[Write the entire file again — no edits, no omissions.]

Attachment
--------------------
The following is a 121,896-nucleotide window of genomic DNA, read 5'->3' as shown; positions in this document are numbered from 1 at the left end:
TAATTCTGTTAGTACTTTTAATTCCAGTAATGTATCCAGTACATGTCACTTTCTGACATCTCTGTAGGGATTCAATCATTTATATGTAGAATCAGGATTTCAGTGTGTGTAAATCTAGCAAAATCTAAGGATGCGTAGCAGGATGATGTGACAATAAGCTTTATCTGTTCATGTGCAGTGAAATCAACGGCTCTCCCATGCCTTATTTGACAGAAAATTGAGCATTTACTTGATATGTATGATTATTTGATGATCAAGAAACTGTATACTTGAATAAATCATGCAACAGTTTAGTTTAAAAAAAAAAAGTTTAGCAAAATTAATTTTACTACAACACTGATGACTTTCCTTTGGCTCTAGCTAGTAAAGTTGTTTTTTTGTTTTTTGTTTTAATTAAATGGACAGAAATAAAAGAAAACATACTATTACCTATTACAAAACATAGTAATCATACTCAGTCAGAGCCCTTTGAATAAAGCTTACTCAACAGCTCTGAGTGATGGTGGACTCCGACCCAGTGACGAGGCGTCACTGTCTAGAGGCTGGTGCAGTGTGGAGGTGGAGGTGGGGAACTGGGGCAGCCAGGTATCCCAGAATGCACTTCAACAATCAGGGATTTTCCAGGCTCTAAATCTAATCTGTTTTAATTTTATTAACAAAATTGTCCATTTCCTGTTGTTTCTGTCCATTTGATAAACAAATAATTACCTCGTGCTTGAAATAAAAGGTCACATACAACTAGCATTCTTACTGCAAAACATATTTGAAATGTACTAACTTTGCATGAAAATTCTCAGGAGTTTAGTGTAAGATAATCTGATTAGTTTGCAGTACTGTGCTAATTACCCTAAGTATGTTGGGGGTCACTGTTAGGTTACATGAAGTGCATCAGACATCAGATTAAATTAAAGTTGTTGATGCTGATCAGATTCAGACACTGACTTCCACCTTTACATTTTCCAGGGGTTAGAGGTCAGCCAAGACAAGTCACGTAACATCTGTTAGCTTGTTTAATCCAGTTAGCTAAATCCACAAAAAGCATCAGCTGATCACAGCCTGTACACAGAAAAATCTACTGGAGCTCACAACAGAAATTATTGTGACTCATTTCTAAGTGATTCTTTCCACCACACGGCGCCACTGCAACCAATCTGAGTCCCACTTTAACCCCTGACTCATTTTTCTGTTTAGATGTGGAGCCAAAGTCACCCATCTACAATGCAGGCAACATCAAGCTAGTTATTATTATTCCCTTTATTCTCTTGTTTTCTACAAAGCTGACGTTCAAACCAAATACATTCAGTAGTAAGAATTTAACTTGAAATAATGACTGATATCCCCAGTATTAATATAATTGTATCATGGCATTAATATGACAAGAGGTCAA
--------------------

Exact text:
The following is a 121,896-nucleotide window of genomic DNA, read 5'->3' as shown; positions in this document are numbered from 1 at the left end:
TAATTCTGTTAGTACTTTTAATTCCAGTAATGTATCCAGTACATGTCACTTTCTGACATCTCTGTAGGGATTCAATCATTTATATGTAGAATCAGGATTTCAGTGTGTGTAAATCTAGCAAAATCTAAGGATGCGTAGCAGGATGATGTGACAATAAGCTTTATCTGTTCATGTGCAGTGAAATCAACGGCTCTCCCATGCCTTATTTGACAGAAAATTGAGCATTTACTTGATATGTATGATTATTTGATGATCAAGAAACTGTATACTTGAATAAATCATGCAACAGTTTAGTTTAAAAAAAAAAAGTTTAGCAAAATTAATTTTACTACAACACTGATGACTTTCCTTTGGCTCTAGCTAGTAAAGTTGTTTTTTTGTTTTTTGTTTTAATTAAATGGACAGAAATAAAAGAAAACATACTATTACCTATTACAAAACATAGTAATCATACTCAGTCAGAGCCCTTTGAATAAAGCTTACTCAACAGCTCTGAGTGATGGTGGACTCCGACCCAGTGACGAGGCGTCACTGTCTAGAGGCTGGTGCAGTGTGGAGGTGGAGGTGGGGAACTGGGGCAGCCAGGTATCCCAGAATGCACTTCAACAATCAGGGATTTTCCAGGCTCTAAATCTAATCTGTTTTAATTTTATTAACAAAATTGTCCATTTCCTGTTGTTTCTGTCCATTTGATAAACAAATAATTACCTCGTGCTTGAAATAAAAGGTCACATACAACTAGCATTCTTACTGCAAAACATATTTGAAATGTACTAACTTTGCATGAAAATTCTCAGGAGTTTAGTGTAAGATAATCTGATTAGTTTGCAGTACTGTGCTAATTACCCTAAGTATGTTGGGGGTCACTGTTAGGTTACATGAAGTGCATCAGACATCAGATTAAATTAAAGTTGTTGATGCTGATCAGATTCAGACACTGACTTCCACCTTTACATTTTCCAGGGGTTAGAGGTCAGCCAAGACAAGTCACGTAACATCTGTTAGCTTGTTTAATCCAGTTAGCTAAATCCACAAAAAGCATCAGCTGATCACAGCCTGTACACAGAAAAATCTACTGGAGCTCACAACAGAAATTATTGTGACTCATTTCTAAGTGATTCTTTCCACCACACGGCGCCACTGCAACCAATCTGAGTCCCACTTTAACCCCTGACTCATTTTTCTGTTTAGATGTGGAGCCAAAGTCACCCATCTACAATGCAGGCAACATCAAGCTAGTTATTATTATTCCCTTTATTCTCTTGTTTTCTACAAAGCTGACGTTCAAACCAAATACATTCAGTAGTAAGAATTTAACTTGAAATAATGACTGATATCCCCAGTATTAATATAATTGTATCATGGCATTAATATGACAAGAGGTCAA